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Development News by Laura Gerik and Dr. Megan Palsa

A Second Chance for Charlette

When Mark Cone first noticed the small knot on Charlette’s hip in 2014, he wasn’t overly concerned. The 11-year-old chocolate Labrador didn’t seem bothered by the lump, and the local veterinarian didn’t say anything about it during Charlette’s routine exams. However, in mid-2015, everything changed. The knot quickly grew larger and Charlette started biting at it. Soon, the mass was an angry pink—hairless, infected, and ulcerated. The Cones knew something was terribly wrong. This prompted another trip to the local veterinarian, but this time he suggested surgery. Not quite convinced this was the best option for Charlette or the family, Mark’s wife, Diane, decided to call the Texas A&M Small Animal Hospital for a second opinion. As it turned out, Dr. Heather WilsonRobles, associate professor of oncology and the Dr. Fred A. and Vola N. Palmer Chair in Comparative Oncology, happened to be conducting a study of a new drug for grade II or grade III mast cell tumors that had either returned after surgery alone or had never been treated. Charlette looked like a candidate. Wary of invasive surgical techniques, the Cones were relieved to have a new option for their dog. “This trial focuses on investigating a novel drug, which is a mitochondrial toxin. The mitochondria are the engines of the cell, so those cells with an increased metabolic rate, like cancer cells, are most sensitive to this drug. Additionally, this drug is very sparing of the other cells in the body so we have seen almost no side effects to the drug so far,” explained WilsonRobles. The same drug—dubbed RC2Beta—is also being used for lymphoma in dogs. After initial laboratory work confirmed that Charlette had a grade II mast cell tumor and was otherwise in good health, the Labrador began treatment. For 13 weeks, Mark drove Charlette from Waller to College Station for weekly infusions. For Mark, the 45-minute commute wasn’t a problem—he had to do it anyway. For the past 11 years, Mark has 102 •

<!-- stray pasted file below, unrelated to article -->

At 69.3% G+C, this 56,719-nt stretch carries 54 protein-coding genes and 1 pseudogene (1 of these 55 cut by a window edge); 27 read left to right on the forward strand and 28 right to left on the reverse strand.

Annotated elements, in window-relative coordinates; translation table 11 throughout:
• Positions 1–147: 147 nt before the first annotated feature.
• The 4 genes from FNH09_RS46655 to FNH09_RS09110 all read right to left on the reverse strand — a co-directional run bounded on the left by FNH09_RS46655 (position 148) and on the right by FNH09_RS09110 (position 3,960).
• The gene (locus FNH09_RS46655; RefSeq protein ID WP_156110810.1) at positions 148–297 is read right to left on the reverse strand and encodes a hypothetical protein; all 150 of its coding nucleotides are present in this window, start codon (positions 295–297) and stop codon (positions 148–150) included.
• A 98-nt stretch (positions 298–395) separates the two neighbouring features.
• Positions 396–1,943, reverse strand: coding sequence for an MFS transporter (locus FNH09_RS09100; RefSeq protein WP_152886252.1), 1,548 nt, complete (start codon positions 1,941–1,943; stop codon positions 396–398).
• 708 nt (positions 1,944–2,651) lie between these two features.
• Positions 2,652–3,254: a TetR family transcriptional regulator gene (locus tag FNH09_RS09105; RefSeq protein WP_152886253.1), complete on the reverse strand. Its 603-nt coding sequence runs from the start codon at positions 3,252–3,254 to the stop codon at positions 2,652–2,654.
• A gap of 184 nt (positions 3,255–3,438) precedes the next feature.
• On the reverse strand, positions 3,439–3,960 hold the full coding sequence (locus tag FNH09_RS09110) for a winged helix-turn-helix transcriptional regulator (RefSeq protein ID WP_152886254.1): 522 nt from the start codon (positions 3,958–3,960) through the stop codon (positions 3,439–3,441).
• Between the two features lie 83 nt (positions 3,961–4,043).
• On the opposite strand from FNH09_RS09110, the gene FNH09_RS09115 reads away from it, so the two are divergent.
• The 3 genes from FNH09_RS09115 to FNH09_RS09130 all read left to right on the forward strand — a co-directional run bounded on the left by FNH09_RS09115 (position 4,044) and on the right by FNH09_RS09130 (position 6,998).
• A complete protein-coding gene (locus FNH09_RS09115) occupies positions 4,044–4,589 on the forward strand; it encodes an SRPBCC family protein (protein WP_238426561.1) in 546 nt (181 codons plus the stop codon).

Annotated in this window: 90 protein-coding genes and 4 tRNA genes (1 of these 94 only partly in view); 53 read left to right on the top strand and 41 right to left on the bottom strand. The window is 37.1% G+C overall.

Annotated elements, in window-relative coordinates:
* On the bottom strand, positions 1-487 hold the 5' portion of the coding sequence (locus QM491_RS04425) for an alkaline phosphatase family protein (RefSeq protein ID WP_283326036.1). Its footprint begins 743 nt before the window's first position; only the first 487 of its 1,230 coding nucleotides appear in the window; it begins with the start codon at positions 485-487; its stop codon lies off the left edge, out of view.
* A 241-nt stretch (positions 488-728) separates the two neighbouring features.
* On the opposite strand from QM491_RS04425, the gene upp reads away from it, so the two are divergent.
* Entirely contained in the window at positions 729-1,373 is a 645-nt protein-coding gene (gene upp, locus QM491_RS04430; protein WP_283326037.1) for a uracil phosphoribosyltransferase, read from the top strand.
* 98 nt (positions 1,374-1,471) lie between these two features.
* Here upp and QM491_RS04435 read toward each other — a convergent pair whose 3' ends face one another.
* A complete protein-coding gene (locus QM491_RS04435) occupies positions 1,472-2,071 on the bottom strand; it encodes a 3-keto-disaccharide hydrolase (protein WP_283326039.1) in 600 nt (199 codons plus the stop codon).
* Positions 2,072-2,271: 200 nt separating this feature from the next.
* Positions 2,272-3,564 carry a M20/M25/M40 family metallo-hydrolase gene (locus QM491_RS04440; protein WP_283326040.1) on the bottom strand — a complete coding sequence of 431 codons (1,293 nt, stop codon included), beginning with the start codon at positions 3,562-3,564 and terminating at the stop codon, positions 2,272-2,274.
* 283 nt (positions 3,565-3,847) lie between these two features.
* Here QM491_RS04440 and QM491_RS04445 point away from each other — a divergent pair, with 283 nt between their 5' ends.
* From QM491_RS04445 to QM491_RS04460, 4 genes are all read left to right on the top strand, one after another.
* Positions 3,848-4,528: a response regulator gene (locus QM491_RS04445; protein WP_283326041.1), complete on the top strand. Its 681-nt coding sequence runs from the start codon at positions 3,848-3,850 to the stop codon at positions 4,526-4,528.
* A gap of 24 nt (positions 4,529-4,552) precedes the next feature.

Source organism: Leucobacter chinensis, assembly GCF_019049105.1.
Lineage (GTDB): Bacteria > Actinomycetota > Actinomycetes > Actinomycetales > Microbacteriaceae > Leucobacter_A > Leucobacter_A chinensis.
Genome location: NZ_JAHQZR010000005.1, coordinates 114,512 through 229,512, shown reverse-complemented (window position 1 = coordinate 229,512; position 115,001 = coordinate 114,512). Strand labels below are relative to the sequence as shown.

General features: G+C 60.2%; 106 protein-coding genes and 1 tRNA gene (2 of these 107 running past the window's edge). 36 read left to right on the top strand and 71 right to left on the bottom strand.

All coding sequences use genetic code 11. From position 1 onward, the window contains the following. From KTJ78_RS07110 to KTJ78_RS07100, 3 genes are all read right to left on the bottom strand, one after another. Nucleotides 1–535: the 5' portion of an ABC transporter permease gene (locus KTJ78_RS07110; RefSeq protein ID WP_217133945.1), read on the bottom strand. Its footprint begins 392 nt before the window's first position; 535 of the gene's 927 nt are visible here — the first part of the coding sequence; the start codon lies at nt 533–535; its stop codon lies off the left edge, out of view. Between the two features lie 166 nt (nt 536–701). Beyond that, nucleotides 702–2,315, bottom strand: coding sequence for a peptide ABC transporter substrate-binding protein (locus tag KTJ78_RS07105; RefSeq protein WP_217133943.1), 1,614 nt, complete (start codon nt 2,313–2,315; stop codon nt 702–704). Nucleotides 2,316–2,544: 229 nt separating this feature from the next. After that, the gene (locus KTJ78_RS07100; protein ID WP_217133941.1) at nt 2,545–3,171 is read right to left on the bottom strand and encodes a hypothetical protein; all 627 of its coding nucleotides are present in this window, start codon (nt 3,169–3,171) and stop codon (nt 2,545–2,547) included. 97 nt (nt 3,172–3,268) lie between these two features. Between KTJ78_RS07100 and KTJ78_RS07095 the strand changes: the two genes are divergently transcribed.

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Mark Cone and Charlette worked for Kone Elevators, servicing the elevators around Texas A&M’s campus. Charlette simply came along for the ride. Mark could drop her off in the morning, go to work, and then collect her at the end of the day. Mark was grateful for the convenience and excellent service from the Small Animal Hospital staff. “I love it here. I love this college and the veterinarians. I haven’t had a bad incident with the CVM staff at all,” he said. “They call me, and they tell me that Charlette’s ready. If I say, ‘Well, I’m tied up on some stuff,’ then they say, ‘That’s fine. She’ll be ready to go when you get here.’ They take good care of her.” So far, Charlette’s treatment has been successful. “She went through all the treatments just great,” Mark said. “No problems whatsoever; no side effects or anything. It never knocked her down at all.” By the end of the 13 weeks, Charlette was in remission.

“She tolerated the treatment beautifully,” Wilson-Robles said. Since then, Mark has brought Charlette back for monthly checkups, and she has maintained a clean bill of health. Her hip looks normal again—covered with chocolate fur and showing no sign of the mass. The study is currently accepting dogs of any stage, including metastasis, with grade II or grade III mast cell tumors that may be recurrent after surgery but that may not have received any previous chemotherapy or radiation therapy. For interested clients, the cost of study participation is covered. However, the tests to determine eligibility, including a biopsy of the mass to confirm grade, are performed at the owner’s expense. For more information regarding this trial or a patient’s eligibility, please contact Wilson-Robles or Dr. Carissa Wood at 979-845-2351 or oncology@cvm.tamu.edu.

CVM Today - Winter 2017  

A semi-annual publication for the faculty, staff, students, alumni, and friends of the Texas A&M College of Veterinary Medicine & Biomedical...

CVM Today - Winter 2017  

A semi-annual publication for the faculty, staff, students, alumni, and friends of the Texas A&M College of Veterinary Medicine & Biomedical...